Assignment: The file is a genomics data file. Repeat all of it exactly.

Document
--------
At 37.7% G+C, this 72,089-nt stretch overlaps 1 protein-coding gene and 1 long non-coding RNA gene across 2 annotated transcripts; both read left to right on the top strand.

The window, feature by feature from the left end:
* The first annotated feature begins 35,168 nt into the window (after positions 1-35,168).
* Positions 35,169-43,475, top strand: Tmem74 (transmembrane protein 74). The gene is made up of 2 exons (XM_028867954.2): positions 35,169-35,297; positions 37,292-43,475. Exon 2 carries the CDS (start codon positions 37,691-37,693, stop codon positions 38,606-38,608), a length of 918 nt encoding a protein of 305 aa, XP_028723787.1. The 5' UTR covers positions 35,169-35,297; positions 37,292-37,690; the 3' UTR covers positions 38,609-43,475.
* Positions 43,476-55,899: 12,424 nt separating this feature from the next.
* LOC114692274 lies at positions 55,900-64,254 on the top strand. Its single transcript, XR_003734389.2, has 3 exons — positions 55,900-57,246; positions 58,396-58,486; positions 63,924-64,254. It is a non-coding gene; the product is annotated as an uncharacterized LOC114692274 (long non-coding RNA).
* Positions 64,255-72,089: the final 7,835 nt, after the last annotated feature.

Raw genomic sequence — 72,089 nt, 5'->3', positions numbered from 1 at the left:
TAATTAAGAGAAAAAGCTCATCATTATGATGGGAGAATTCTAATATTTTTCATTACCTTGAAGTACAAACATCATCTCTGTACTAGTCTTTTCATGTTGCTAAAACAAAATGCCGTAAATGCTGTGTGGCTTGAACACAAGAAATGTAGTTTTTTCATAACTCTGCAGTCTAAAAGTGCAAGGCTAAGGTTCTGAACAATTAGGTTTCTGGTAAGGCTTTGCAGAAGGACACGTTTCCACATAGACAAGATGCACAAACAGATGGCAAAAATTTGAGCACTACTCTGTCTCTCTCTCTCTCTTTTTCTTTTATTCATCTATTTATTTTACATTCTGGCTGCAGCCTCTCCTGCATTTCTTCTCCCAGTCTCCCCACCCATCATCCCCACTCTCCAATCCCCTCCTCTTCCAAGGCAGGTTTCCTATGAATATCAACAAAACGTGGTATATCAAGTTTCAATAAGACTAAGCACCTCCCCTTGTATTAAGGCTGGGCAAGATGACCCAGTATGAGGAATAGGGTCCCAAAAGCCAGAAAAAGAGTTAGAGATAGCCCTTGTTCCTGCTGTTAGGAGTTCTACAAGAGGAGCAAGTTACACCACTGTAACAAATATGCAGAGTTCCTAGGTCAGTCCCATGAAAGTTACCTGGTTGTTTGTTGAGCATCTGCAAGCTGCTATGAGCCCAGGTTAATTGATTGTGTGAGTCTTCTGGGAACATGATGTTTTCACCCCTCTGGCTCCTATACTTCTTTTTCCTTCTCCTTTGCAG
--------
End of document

At 37.7% G+C, this 72,089-nt stretch overlaps 1 protein-coding gene and 1 long non-coding RNA gene across 2 annotated transcripts; both read left to right on the top strand.

The window, feature by feature from the left end:
* The first annotated feature begins 35,168 nt into the window (after positions 1-35,168).
* Positions 35,169-43,475, top strand: Tmem74 (transmembrane protein 74). The gene is made up of 2 exons (XM_028867954.2): positions 35,169-35,297; positions 37,292-43,475. Exon 2 carries the CDS (start codon positions 37,691-37,693, stop codon positions 38,606-38,608), a length of 918 nt encoding a protein of 305 aa, XP_028723787.1. The 5' UTR covers positions 35,169-35,297; positions 37,292-37,690; the 3' UTR covers positions 38,609-43,475.
* Positions 43,476-55,899: 12,424 nt separating this feature from the next.
* LOC114692274 lies at positions 55,900-64,254 on the top strand. Its single transcript, XR_003734389.2, has 3 exons — positions 55,900-57,246; positions 58,396-58,486; positions 63,924-64,254. It is a non-coding gene; the product is annotated as an uncharacterized LOC114692274 (long non-coding RNA).
* Positions 64,255-72,089: the final 7,835 nt, after the last annotated feature.

Raw genomic sequence — 72,089 nt, 5'->3', positions numbered from 1 at the left:
TAATTAAGAGAAAAAGCTCATCATTATGATGGGAGAATTCTAATATTTTTCATTACCTTGAAGTACAAACATCATCTCTGTACTAGTCTTTTCATGTTGCTAAAACAAAATGCCGTAAATGCTGTGTGGCTTGAACACAAGAAATGTAGTTTTTTCATAACTCTGCAGTCTAAAAGTGCAAGGCTAAGGTTCTGAACAATTAGGTTTCTGGTAAGGCTTTGCAGAAGGACACGTTTCCACATAGACAAGATGCACAAACAGATGGCAAAAATTTGAGCACTACTCTGTCTCTCTCTCTCTCTTTTTCTTTTATTCATCTATTTATTTTACATTCTGGCTGCAGCCTCTCCTGCATTTCTTCTCCCAGTCTCCCCACCCATCATCCCCACTCTCCAATCCCCTCCTCTTCCAAGGCAGGTTTCCTATGAATATCAACAAAACGTGGTATATCAAGTTTCAATAAGACTAAGCACCTCCCCTTGTATTAAGGCTGGGCAAGATGACCCAGTATGAGGAATAGGGTCCCAAAAGCCAGAAAAAGAGTTAGAGATAGCCCTTGTTCCTGCTGTTAGGAGTTCTACAAGAGGAGCAAGTTACACCACTGTAACAAATATGCAGAGTTCCTAGGTCAGTCCCATGAAAGTTACCTGGTTGTTTGTTGAGCATCTGCAAGCTGCTATGAGCCCAGGTTAATTGATTGTGTGAGTCTTCTGGGAACATGATGTTTTCACCCCTCTGGCTCCTATACTTCTTTTTCCTTCTCCTTTGCAG